This afternoon was marked up for a Serious Start on the first wash of L'Atelier's walls. With pigment, that is - yellow ochre from Provence, and sienna earth from Italy, if you're interested - not with St Marc, the ubiquitous lessive that cleans everything (except plaster dust, of course) and has been a constant feature of my life over the last two weeks as we've attempted to clean up the chantier. That, however, was before John came in with 3 kilos of Rosé-des-Prés (a kind of posh field mushroom).
Now there's only so much fungus that two people can eat at any one time. Especially when they've just been munching their way through the two and a half kilos he brought home three days ago - but, hey, downshifting is downshifting, and foraging is ... fun, and free food. So while we've set aside some to cook for dinner this week, there was nothing for it but to set to and look at how to preserve the rest.
Bottling, I decided, was out. Too complicated, and seems to involve boiling oil. Hmm. Drying? Well, one of the many projects on my list is to make a drying cabinet, but that will have to wait (to use a phrase that seems to form an increasing part of my vocabulary) until all this is over and life is back to normal again ... Some of the smaller mushrooms I flash fried in olive oil with a little garlic and parsley then froze; the rest I decided to turn into a duxelle.
A duxelle is a glorious thing: while the volume reduces, the flavour and intensity increases. If you've never tried it, do - it's very simple, even if it does tie you to the stove for a while. You simply chop finely, mince or - if, like me, life's too short - pulse in the Magimix a good quantity of mushrooms and around a fifth of their weight of onions; fry the onions first in olive oil until they're transparent and start to take on a little colour; then add the mushrooms and stir it all around. At this point you find you have a pan full of wet, unappetising mush, which looks like this:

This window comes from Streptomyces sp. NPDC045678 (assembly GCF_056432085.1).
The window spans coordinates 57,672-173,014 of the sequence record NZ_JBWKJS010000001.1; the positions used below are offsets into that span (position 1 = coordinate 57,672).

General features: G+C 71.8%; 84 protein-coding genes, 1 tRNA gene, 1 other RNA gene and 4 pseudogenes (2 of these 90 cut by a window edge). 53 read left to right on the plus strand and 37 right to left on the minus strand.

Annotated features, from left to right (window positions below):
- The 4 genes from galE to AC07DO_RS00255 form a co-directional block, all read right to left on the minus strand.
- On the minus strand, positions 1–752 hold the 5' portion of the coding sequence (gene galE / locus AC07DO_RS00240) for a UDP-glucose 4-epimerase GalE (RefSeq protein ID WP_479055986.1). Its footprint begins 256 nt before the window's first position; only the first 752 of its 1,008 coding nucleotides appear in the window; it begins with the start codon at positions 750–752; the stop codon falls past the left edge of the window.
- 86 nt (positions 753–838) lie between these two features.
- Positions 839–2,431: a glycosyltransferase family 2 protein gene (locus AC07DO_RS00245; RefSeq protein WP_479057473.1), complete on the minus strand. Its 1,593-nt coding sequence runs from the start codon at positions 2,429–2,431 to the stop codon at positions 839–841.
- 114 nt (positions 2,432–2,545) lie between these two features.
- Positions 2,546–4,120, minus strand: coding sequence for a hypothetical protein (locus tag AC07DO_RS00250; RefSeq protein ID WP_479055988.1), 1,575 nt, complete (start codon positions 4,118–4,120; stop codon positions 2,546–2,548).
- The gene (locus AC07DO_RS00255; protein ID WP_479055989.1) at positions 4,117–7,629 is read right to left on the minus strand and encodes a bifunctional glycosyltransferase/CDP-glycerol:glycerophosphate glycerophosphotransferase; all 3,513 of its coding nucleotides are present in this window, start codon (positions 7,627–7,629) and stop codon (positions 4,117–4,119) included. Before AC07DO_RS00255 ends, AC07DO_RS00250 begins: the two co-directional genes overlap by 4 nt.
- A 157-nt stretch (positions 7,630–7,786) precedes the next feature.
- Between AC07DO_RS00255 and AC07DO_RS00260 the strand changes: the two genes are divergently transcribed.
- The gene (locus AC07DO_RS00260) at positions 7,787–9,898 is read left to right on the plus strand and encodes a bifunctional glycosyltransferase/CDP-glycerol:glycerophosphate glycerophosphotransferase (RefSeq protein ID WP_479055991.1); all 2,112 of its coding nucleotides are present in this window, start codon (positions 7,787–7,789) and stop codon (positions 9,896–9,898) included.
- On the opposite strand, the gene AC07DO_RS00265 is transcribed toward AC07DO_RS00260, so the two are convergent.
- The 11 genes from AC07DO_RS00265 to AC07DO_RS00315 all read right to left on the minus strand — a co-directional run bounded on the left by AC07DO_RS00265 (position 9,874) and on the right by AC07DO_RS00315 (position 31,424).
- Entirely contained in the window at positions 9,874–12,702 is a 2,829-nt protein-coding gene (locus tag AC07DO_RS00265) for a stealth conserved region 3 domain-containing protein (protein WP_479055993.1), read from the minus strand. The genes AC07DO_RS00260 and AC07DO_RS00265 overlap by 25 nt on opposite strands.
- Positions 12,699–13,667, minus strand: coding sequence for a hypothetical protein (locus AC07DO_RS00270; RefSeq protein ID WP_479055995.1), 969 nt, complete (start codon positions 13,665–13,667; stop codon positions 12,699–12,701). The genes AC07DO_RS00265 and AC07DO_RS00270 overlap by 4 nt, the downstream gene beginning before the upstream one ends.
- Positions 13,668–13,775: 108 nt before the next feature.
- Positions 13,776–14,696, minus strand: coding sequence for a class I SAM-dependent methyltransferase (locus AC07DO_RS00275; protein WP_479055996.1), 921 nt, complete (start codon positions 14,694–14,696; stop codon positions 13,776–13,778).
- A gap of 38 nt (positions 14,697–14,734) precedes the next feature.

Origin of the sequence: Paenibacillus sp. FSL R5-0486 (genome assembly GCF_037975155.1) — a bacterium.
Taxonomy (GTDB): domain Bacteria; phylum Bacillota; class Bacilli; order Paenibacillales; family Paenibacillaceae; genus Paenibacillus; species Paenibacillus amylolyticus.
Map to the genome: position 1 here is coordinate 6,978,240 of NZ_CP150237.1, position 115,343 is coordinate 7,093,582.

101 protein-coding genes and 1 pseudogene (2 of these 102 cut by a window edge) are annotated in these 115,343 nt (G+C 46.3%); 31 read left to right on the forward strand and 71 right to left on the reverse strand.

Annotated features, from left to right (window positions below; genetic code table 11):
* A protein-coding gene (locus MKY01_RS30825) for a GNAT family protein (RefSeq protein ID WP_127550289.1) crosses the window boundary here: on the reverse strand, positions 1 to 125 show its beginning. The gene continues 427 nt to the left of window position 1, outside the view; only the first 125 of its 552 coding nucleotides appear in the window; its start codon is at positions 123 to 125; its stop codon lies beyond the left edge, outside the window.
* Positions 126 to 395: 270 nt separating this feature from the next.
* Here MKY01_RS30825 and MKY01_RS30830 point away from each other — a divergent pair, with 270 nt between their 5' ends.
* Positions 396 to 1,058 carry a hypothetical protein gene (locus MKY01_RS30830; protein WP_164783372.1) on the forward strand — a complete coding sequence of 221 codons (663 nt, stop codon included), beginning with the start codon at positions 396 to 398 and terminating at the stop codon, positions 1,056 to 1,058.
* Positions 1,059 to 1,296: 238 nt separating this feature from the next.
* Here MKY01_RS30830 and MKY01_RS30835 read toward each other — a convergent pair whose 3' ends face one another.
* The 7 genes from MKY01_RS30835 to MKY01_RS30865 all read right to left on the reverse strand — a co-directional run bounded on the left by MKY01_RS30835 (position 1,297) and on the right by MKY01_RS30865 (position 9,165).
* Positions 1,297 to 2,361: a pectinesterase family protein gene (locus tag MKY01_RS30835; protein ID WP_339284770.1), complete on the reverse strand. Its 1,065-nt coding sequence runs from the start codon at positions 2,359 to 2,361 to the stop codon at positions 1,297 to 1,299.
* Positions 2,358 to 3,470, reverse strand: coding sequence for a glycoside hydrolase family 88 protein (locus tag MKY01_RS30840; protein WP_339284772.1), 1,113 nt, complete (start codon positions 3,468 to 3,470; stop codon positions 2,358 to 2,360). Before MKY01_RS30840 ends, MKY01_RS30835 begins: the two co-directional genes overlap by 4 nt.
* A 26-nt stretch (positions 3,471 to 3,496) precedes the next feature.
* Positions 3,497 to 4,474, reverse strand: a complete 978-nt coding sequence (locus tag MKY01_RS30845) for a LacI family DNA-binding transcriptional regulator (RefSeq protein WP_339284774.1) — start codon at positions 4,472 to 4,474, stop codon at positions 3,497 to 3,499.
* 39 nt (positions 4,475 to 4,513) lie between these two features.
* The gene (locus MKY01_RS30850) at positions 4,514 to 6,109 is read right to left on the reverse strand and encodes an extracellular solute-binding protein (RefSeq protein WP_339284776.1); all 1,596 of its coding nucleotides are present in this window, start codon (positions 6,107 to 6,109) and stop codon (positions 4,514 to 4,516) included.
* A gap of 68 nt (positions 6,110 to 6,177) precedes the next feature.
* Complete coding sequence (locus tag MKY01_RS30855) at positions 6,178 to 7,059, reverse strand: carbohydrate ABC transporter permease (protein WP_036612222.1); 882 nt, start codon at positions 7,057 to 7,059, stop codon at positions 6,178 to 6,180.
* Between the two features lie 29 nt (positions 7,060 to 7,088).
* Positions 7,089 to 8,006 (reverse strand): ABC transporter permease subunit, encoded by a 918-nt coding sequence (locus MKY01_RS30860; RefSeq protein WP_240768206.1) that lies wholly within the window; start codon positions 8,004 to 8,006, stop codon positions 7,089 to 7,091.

What you're aiming to do now is to gently simmer out all the liquid until the mixture starts to 'fry'. This will take - er - over two hours if the mushrooms are very fresh (well, I never said it would be fast, did I?). As time goes on, you need to stir the pan more and more often to stop the mixture sticking and burning; you're aiming to reduce the volume usually by around two thirds. Eventually you'll end up with a sort of pâté thick enough for a wooden spoon to stand up in; now season it, and you're done.
So then what? Use it for stuffing; add it to soups and stews (especially good with Puy lentils); add some chopped parsley, garlic and pangritata, then spread it on bruschetta; make beef Wellington; spread it over the pastry base of a mushroom tart before adding the rest of the filling; drape it around pasta; use it as a relish ...
We haven't, so far, done very well at finding any of the big names such as cepes or chanterelles or morilles or girolles nor sadly (and I say this at the risk of tarnishing my already somewhat ropey reputation) the more - er - magical varieties. But that's because we've not had the time to go out looking for them beyond our own back yard, so to speak. When all this is over ...